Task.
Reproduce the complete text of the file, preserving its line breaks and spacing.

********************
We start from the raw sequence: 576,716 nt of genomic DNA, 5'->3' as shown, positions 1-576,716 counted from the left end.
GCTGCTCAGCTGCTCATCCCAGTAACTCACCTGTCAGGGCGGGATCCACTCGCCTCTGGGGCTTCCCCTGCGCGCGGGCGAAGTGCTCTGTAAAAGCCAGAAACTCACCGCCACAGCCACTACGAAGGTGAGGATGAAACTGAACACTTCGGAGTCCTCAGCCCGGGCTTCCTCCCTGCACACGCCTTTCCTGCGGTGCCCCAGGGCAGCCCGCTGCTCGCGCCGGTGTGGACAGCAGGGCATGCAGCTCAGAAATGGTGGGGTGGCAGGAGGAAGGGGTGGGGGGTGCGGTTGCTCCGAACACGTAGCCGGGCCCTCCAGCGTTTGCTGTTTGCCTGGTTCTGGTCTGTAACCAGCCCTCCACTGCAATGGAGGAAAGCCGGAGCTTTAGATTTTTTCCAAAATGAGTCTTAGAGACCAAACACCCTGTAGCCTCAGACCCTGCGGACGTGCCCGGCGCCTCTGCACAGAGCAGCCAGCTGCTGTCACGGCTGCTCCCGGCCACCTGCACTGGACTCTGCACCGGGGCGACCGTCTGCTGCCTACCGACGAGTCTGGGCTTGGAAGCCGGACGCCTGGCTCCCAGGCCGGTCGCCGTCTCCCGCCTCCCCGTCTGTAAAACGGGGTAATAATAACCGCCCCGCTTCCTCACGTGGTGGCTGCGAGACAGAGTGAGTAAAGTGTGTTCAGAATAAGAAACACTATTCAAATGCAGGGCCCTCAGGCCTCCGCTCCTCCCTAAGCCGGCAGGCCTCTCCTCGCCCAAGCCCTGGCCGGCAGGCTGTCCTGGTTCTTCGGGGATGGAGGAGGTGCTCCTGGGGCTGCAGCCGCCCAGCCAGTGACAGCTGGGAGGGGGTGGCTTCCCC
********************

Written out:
We start from the raw sequence: 576,716 nt of genomic DNA, 5'->3' as shown, positions 1-576,716 counted from the left end.
GCTGCTCAGCTGCTCATCCCAGTAACTCACCTGTCAGGGCGGGATCCACTCGCCTCTGGGGCTTCCCCTGCGCGCGGGCGAAGTGCTCTGTAAAAGCCAGAAACTCACCGCCACAGCCACTACGAAGGTGAGGATGAAACTGAACACTTCGGAGTCCTCAGCCCGGGCTTCCTCCCTGCACACGCCTTTCCTGCGGTGCCCCAGGGCAGCCCGCTGCTCGCGCCGGTGTGGACAGCAGGGCATGCAGCTCAGAAATGGTGGGGTGGCAGGAGGAAGGGGTGGGGGGTGCGGTTGCTCCGAACACGTAGCCGGGCCCTCCAGCGTTTGCTGTTTGCCTGGTTCTGGTCTGTAACCAGCCCTCCACTGCAATGGAGGAAAGCCGGAGCTTTAGATTTTTTCCAAAATGAGTCTTAGAGACCAAACACCCTGTAGCCTCAGACCCTGCGGACGTGCCCGGCGCCTCTGCACAGAGCAGCCAGCTGCTGTCACGGCTGCTCCCGGCCACCTGCACTGGACTCTGCACCGGGGCGACCGTCTGCTGCCTACCGACGAGTCTGGGCTTGGAAGCCGGACGCCTGGCTCCCAGGCCGGTCGCCGTCTCCCGCCTCCCCGTCTGTAAAACGGGGTAATAATAACCGCCCCGCTTCCTCACGTGGTGGCTGCGAGACAGAGTGAGTAAAGTGTGTTCAGAATAAGAAACACTATTCAAATGCAGGGCCCTCAGGCCTCCGCTCCTCCCTAAGCCGGCAGGCCTCTCCTCGCCCAAGCCCTGGCCGGCAGGCTGTCCTGGTTCTTCGGGGATGGAGGAGGTGCTCCTGGGGCTGCAGCCGCCCAGCCAGTGACAGCTGGGAGGGGGTGGCTTCCCC